The code in this repository makes a BlinkyTape controller board act like an ambientdevices Ambient Orb and allows controlling it from Ruby over USB. Controlling the Orb from other languages should be simple—it only requires sending a few ASCII characters over the serial interface.
Ambient Orbs are great for displaying background information such as stocks,
the weather, or whether or not the
master branch of your repository is
A BlinkyTape has multiple individually-addressable LEDs connected to it. It can
recieve commands over the serial interface. The default firmware expects 3
bytes per pixel (values for red, green, and blue), followed by a
255 byte to
display everything. This protocol is required for compatibility with BlinkyTape
software such as PatternPaint.
On the other hand, the Ambient Orb accepts a color and animation, encoded as ASCII. After recieving a command, the Orb continues to animate (pulse) on its own. Like on the BlinkyTape, the button is used to cycle through several brightness levels.
arduino directory in this repository contains custom firmware for the
BlinkyTape that makes it act more like an Ambient Orb. There are some
- Only 6 colors and 4 pulse speeds are accepted (vs. 37 and 10, respectively)
- As a result, the serial protocol is simplified to 1 ASCII character per command
- Brightness can be controlled via the serial protocol as well as via the hardware button (it's unclear if the Orb allowed this as well)
- Animations were recreated from memory without comparing them side by side with the Orb, so timing and transitions may vary.
See the Blinkinlabs arduino instructions for how to install the firmware. The firmware can be made to work on an Arduino Uno R3 with some modifications, mainly around the button handling.
blinkytape-orb gem is a thin wrapper around the serial protocol
(described below). It also does automatic device detection if you only have one
Here's how you might use it:
require 'blinkytape-orb' # device is automatically detected on OS X orb = BlinkyTapeOrb.new # a device can be passed manually #orb = BlinkyTapeOrb.new(:device => '/dev/ttyS0') # a logger can also be passed #orb = BlinkyTapeOrb.new(:logger => Logger.new(STDOUT)) #orb.logger.level = Logger::DEBUG [ BlinkyTapeOrb::BRIGHTNESS_MIN, BlinkyTapeOrb::BRIGHTNESS_MED, BlinkyTapeOrb::BRIGHTNESS_MAX, ].each do |brightness| orb.setBrightness(brightness) sleep(1) end sleep(3) [ [ BlinkyTapeOrb::COLOR_GREEN, BlinkyTapeOrb::PULSE_NONE ], [ BlinkyTapeOrb::COLOR_BLUE, BlinkyTapeOrb::PULSE_SLOW ], [ BlinkyTapeOrb::COLOR_PURPLE, BlinkyTapeOrb::PULSE_SLOW ], [ BlinkyTapeOrb::COLOR_YELLOW, BlinkyTapeOrb::PULSE_MED ], [ BlinkyTapeOrb::COLOR_ORANGE, BlinkyTapeOrb::PULSE_MED ], [ BlinkyTapeOrb::COLOR_RED, BlinkyTapeOrb::PULSE_FAST ], ].each do |(color, pulse)| orb.setColorAndPulse(color, pulse) sleep(10) end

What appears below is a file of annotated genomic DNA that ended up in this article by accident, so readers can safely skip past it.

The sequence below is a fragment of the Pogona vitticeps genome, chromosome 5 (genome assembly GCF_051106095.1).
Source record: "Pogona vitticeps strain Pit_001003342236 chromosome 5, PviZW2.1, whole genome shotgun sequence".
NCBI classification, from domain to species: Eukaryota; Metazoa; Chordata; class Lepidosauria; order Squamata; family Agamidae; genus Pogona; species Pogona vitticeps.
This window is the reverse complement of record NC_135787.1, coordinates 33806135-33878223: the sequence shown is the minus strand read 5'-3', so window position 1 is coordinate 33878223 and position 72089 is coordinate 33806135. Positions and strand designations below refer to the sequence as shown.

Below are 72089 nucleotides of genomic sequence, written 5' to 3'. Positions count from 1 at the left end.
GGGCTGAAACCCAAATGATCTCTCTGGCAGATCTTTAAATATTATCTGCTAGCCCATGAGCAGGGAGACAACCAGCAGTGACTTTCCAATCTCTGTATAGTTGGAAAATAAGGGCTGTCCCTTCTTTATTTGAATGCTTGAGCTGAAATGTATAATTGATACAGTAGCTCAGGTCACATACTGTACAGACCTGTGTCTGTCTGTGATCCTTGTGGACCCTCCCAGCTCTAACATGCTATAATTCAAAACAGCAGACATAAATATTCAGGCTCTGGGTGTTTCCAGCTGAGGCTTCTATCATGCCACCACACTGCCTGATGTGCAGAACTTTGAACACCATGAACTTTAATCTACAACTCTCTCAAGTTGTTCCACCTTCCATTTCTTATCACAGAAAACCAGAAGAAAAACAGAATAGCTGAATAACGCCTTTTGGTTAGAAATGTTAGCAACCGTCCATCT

The custom firmware accepts a single ASCII character per command. Color and pulse speed commands encode both attributes in a single character. In brightness commands, a single character corresponds to a single brightness.
The two lowest bits encode the pulse speed:
00- No pulsing
01- Slow pulsing
10- Medium pulsing
11- Fast pulsing
The next three bits encode the color:
To make the protocol easier to type by hand in a serial monitor, commands are
"shifted up" by 65 (ASCII "A"). For example, green and medium pulsing would be
01110 (14), but this is sent as 79 (65+4), which is "O".
This encoding can be done easily in Ruby:
('A'.ord + (color * 4) + pulse).chr
In other words, "A" is red with no pulsing, followed by "B" for slow pulsing, "C" for medium pulsing, and "D" for fast pulsing. "E" is orange with no pulsing, "F" is orange with slow pulsing, etc.
There are three settings encoded in two bits:
These are "shifted up" by 60 (ASCII "<"). So "<" is dim, "=" is medium, and ">" is bright. The Ruby one-liner for encoding is:
('<'.ord + brightness).chr
I stuck the BlinkyTape controller board on the plastic base of the Orb with a small styrofoam riser (poor man's 3D printer) and some double-sided tape. The adafruit NeoPixel 12-LED ring easily fits on the plastic base and in the hole in the bottom of the glass part of the orb. The ring rests on slightly higher styrofoam risers, above the controller board. I got the JST connector version of the controller board, snipped off the connector, and soldered the wires directly to the NeoPixel ring. The glass orb simply rests on the plastic base since there isn't anything for the base to screw into anymore. (The wires kind of help keep the base attached to the glass.) I considered getting a NeoPixel 7-LED jewel to sit in the center of the ring, but the 12 LEDs are plenty bright even in daylight.
adafruit makes NeoPixel LEDs in a variety of form factors. I built another "Orb" using the 8-LED strip that has no enclosure—it is just attached to the underside of my monitor and lights up the monitor stand. The setup is relatively cheap, easy to assemble, and small enough to install just about anywhere.